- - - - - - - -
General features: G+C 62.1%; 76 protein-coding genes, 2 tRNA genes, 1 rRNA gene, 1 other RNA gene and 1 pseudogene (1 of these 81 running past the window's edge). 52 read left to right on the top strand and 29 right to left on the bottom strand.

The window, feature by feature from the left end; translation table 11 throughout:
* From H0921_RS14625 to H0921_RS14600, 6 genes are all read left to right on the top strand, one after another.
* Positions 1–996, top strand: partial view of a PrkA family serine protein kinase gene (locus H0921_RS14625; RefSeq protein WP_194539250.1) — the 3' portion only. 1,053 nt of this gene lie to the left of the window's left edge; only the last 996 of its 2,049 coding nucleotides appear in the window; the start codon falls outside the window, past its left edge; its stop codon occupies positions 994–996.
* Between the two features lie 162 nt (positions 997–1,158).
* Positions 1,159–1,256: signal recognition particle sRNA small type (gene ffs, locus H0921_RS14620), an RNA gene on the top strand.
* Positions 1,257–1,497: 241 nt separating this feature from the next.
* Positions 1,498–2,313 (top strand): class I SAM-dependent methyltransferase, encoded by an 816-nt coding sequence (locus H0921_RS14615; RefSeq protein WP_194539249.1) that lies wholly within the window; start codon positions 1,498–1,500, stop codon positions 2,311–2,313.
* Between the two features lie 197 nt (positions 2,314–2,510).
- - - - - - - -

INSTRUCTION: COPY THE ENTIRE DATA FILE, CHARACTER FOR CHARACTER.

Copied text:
General features: G+C 62.1%; 76 protein-coding genes, 2 tRNA genes, 1 rRNA gene, 1 other RNA gene and 1 pseudogene (1 of these 81 running past the window's edge). 52 read left to right on the top strand and 29 right to left on the bottom strand.

The window, feature by feature from the left end; translation table 11 throughout:
* From H0921_RS14625 to H0921_RS14600, 6 genes are all read left to right on the top strand, one after another.
* Positions 1–996, top strand: partial view of a PrkA family serine protein kinase gene (locus H0921_RS14625; RefSeq protein WP_194539250.1) — the 3' portion only. 1,053 nt of this gene lie to the left of the window's left edge; only the last 996 of its 2,049 coding nucleotides appear in the window; the start codon falls outside the window, past its left edge; its stop codon occupies positions 994–996.
* Between the two features lie 162 nt (positions 997–1,158).
* Positions 1,159–1,256: signal recognition particle sRNA small type (gene ffs, locus H0921_RS14620), an RNA gene on the top strand.
* Positions 1,257–1,497: 241 nt separating this feature from the next.
* Positions 1,498–2,313 (top strand): class I SAM-dependent methyltransferase, encoded by an 816-nt coding sequence (locus H0921_RS14615; RefSeq protein WP_194539249.1) that lies wholly within the window; start codon positions 1,498–1,500, stop codon positions 2,311–2,313.
* Between the two features lie 197 nt (positions 2,314–2,510).